The pride at Unibus goes beyond the manufactured products and in-the-field services it provides. Wilks says, “We have a core group of individuals who have a long history of service with the company. Some have been with us since the origins of Unibus, and others 20 years or more. They are very proud of our company and the service we provide. They carry the banner, and they act as ambassadors for Unibus and for Powell Industries in the marketplace.”
This pride has helped Unibus to thrive in what Wilks terms “a mature product category.” Although bus duct can be considered somewhat of a mature product, “we have made improvements to both product performance and the manufacturing process. These improvements focus on aspects of the product, aiding manufacturing efficiencies and product field performance. We have also set a benchmark in the industry regarding our premium insulation process for conductors by offering an electrostatic epoxy coating which is extremely reliable.”
Customizing work figures into the success at ESCO, says Division President Tom Keiser. “We try to provide our customers with options, and we often customize designs for customers,” Keiser says. As an example, he adds, “We’ve been working with engineering standards departments at utilities, developing products for their specific needs. We’ve worked closely with a utility in Florida on two or three design programs, a utility in South Texas and with a contractor for NASA.
“ESCO’s product lines complement the businesses Powell already has,” says Keiser. “The transformers can be part of a package that includes products from other divisions. We also provide transformers to pump companies, for use in down-hole extractor applications. We are one of the last companies to build either oil or gas switches. The switch products are generally stand-alone. We’re one of four or five competitors in this business.”
PPECO represents the future technology wing of the company. It specializes in developing applications using evolving power semiconductor technologies. PPECO, through its Traction Power Systems subsidiary, is a major player in the light rail transit industry, where solid-state rectifiers are an important element in the power delivery systems.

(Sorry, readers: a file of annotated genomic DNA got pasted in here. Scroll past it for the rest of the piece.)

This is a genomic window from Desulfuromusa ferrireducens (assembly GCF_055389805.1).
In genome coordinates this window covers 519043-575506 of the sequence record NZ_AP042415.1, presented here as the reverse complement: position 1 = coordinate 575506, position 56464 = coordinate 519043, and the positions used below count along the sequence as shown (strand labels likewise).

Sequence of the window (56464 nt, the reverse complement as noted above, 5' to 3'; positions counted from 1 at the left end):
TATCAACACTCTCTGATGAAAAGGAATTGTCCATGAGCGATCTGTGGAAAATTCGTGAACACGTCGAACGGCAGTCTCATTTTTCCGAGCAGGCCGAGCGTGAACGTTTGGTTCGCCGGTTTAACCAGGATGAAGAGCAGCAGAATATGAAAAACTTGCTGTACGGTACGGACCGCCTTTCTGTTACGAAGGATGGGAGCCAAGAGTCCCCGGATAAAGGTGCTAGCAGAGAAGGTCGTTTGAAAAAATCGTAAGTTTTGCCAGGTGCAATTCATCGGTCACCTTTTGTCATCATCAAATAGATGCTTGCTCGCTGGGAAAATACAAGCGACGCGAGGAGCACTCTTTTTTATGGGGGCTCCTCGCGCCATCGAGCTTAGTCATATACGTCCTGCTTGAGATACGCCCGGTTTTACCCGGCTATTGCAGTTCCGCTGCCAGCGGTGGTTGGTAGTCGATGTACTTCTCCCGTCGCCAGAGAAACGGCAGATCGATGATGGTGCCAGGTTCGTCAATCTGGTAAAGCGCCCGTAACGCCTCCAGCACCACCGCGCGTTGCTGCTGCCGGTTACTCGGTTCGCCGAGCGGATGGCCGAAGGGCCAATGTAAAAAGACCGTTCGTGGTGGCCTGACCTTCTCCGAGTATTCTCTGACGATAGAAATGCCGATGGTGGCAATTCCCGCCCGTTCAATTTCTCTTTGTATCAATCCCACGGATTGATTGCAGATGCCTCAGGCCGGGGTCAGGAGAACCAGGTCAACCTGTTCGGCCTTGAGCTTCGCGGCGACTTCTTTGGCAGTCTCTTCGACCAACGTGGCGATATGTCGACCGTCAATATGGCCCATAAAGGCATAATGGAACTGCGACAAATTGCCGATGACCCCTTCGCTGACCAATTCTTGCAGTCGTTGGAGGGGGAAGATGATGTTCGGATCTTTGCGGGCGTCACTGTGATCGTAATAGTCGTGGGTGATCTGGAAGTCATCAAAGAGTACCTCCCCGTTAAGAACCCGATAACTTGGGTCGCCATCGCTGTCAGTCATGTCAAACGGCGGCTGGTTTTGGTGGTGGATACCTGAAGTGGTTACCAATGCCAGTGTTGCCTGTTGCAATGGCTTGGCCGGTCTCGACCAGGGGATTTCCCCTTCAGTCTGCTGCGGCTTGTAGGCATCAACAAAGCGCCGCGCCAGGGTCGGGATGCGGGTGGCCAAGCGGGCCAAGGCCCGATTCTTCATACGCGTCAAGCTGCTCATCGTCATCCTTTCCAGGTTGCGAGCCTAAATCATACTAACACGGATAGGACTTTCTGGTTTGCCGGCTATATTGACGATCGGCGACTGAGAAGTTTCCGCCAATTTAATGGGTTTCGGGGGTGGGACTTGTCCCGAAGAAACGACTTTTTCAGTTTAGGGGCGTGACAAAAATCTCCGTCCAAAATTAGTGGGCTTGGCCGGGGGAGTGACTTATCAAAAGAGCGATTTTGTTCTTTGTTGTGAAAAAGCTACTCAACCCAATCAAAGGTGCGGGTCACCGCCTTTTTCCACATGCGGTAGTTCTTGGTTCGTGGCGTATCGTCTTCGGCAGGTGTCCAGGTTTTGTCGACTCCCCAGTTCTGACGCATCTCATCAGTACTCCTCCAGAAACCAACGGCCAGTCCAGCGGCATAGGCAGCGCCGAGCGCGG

For Unibus, the future will bring improvements to basic products and manufacturing processes. Wilks states, “In the shop, we are currently implementing CNC automatic welders, automating secondary processes and utilizing computer-operated punch presses. Further automation of our manufacturing facility is on the horizon. We’re also in the process of standardizing our design of custom products.”
At ESCO, says Keiser, “The future in the switch business is bright. There are a number of products we can produce that ESCO hasn’t provided in the past, offering new ranges of performance. There are untold opportunities in switch control, which is an area that the utilities are now beginning to embrace.”
The future for PPECO is almost unlimited, as the uses for power semiconductors continue to expand. The possibilities include solid-state power switches and circuit breakers that can distribute and control electrical energy with almost unbelievable efficiency, speed and safety.
For the parent company, Powell’s outlook is rooted in its culture of caring about its people. As Chairman Tom Powell wrote in the company’s 50th-year history, “We employ hard-working people that have pride in accomplishment. People who believe in what they are doing. This has been the reason we have successfully risen to all the challenges we have faced.
“As long as we care about our employees and their families, as long as we give them the chance to grow and be continuously challenged with new products and innovations, and as long as we make every effort to please customers and do business ethically and professionally, our company will continue to progress.”